An Iraqi Village in the Californian Desert
Everything in Medina Wasl – which means "Crossroads Junction" – seems just like we know it from the news about Iraq: A bomb explodes, machine guns rattle, cars go up in flames, dead bodies and wounded people litter the ground. Iraqis meet their deaths, the women bewail their losses. Shiites fight against Sunnis, the US Army tries to get the chaos under control.
And then a signal is given and suddenly the whole game is over. The dead stand up again, dust themselves off. Seconds later they are munching on sandwiches and making jokes.
Medina Wasl is one of thirteen villages in California's Mojave Desert, 150 kilometers from Los Angeles, where the US Army is simulating the war in Iraq. The village serving as scenery is actually a collection of clapboard buildings that looks a little like a town in a Hollywood Western. A mosque has also been fashioned out of several layers of wood, its minaret rising up at the end of the street. Next to it is a cobbled together Iraqi cemetery with gravestones made of wood instead of stone.
Plastic dolls, fake blood, real tears
Authentic by contrast are the over 200 Iraqi civilians who, together with genuine US soldiers, have been cast in fixed roles in the virtual war scenario.
Bassam plays the Deputy Mayor of Medina Wasl, sitting across from a US commander who says into the camera: "The cultural norms of the Iraqis are important to us. We want to appear professional, polite and prudent."
The screenplay for the two- to three-week training camp envisages not only the use of propaganda but also anti-US demonstrations. Some of the Iraqi actors chant in chorus "Down with George Bush!" and "Hang the Yankees!"
Plastic dolls with rotating limbs and injuries oozing fake blood are made up to look like wounded, then treated and cared for as if they were real people. Real tears are shed for the burial of the phony dead. Nothing is left to chance. This makes a professional impression on the viewer, but as the film goes on it all seems increasingly alienating and absurd.
Patriotic or critical?
"The reality is much more complex, difficult and dangerous than the US Army can enact in this kind of camp," says Jesse Moss, one of the two directors. "Our film is meant to be an allegory about the lies and good intentions of the US military, which have turned into the reverse."
Without the interviews with the Iraqi actors, the film would be only half as compelling. Listening to the music accompanying some of the scenes, one might even get the idea that these images are meant to inspire patriotism. At least that's the way some viewers felt at the film's premiere at the Berlinale.
"Our goal was to make an observant documentary film. Not one that takes the viewer by the hand and tells him what to think," says Moss. "This war is insanity and the Bush administration bears the responsibility for it and for the many deaths."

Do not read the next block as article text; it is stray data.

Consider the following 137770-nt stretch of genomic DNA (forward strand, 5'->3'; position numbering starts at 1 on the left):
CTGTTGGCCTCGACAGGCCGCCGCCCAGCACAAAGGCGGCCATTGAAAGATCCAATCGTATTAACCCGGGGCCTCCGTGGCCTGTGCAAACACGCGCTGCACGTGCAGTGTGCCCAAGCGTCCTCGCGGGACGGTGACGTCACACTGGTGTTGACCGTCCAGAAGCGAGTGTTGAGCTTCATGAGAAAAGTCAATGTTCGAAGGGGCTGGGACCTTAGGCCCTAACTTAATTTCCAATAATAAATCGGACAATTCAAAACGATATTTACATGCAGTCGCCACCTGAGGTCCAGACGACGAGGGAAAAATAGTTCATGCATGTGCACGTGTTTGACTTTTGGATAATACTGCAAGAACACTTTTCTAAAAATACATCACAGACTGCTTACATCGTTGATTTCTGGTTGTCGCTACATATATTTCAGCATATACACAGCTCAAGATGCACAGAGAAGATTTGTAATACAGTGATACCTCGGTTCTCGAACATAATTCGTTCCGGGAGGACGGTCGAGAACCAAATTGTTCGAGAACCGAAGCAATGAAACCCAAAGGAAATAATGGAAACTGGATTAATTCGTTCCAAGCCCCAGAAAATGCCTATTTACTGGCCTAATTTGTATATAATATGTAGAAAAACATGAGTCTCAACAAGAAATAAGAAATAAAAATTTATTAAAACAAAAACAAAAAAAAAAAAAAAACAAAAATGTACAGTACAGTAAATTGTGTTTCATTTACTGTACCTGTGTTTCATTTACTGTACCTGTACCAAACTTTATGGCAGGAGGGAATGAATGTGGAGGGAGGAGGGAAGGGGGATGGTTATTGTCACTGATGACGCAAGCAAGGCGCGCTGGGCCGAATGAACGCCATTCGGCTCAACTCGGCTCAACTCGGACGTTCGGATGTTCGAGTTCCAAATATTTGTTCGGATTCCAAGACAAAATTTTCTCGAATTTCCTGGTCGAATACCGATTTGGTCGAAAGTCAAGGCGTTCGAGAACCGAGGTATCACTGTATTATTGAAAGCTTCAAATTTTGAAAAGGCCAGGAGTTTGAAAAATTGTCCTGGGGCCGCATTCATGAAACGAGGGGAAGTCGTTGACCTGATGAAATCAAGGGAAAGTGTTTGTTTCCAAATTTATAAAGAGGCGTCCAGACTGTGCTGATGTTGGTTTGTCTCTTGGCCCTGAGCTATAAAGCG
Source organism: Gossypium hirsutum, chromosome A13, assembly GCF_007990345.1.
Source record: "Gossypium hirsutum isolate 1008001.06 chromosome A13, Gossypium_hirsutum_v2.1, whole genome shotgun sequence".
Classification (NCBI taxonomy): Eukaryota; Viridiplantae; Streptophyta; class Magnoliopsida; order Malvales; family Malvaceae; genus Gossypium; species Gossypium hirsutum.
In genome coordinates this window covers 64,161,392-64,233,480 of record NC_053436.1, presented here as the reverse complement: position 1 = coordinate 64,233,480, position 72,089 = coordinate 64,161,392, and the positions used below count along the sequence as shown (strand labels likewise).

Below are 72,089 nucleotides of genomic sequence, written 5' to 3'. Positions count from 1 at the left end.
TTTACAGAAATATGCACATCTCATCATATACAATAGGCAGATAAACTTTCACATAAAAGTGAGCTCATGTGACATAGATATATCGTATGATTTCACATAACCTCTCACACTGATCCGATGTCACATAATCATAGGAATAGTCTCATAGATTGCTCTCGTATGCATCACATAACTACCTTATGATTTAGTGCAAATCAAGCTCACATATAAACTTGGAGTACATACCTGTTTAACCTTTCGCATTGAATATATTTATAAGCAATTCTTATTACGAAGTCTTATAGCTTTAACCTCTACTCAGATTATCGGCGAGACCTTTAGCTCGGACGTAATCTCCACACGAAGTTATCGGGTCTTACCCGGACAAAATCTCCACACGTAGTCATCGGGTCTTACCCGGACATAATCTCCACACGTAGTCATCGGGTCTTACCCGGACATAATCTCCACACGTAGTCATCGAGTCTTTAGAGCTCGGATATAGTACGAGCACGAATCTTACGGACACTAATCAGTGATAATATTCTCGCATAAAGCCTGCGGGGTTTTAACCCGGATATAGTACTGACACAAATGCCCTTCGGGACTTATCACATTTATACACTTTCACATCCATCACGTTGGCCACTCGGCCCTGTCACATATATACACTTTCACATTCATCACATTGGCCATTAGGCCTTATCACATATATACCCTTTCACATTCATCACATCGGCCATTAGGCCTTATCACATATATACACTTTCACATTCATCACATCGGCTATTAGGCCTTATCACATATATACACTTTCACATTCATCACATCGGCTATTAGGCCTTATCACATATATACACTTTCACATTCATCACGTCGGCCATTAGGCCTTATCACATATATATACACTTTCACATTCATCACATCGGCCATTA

Accused of betraying their homeland
In the film, the military's dramatization, allegedly designed to sensitize its members to a foreign culture, ends up unmasking the military itself instead. In one scene, a US soldier is seen watching an Egyptian sitcom with two Iraqi actresses. The soldier's childlike face comprehends neither what is happening on screen nor the smiles of his companions.
"The first three days of a training camp, I always have a hard time with the Iraqis," one of the soldiers who was already in the real war in Iraq admits.
Among the Iraqi actors are several who fled their country during the war. Acting here is anything but a matter of course to them: "At the beginning I felt guilty working here. Some people in the Iraqi community accuse me and my colleagues of betraying our homeland," relates one of the actors, who has role number ‘4491': "I thought about quitting, but part of the money I'm earning here I send home to my family in Iraq."
Fictional battlefield – real actors
In the film the Iraqi actors celebrate an Arab wedding. An execution video is shown in which one of them acts the part of victim. This scene is hard to bear without an appreciation of black humor. In the end, the US military hands over Medina Wasl to the Iraqi authorities. In the subsequent celebrations, another attack occurs. The new mayor is killed.
"The army behaves like a big corporation that wants to show what it is planning for the future," comments Tony Gerber, the second director. "This machinery goes on running and keeps the culture of fear alive in the USA, instilling constant anxiety about being attacked by new enemies."
Currently, Medina Wasl is being converted. Out of the Iraqi village, a backdrop for the war in Afghanistan will be created for USD 12 million.
© Qantara.de 2008
Translated from the German by Jennifer Taylor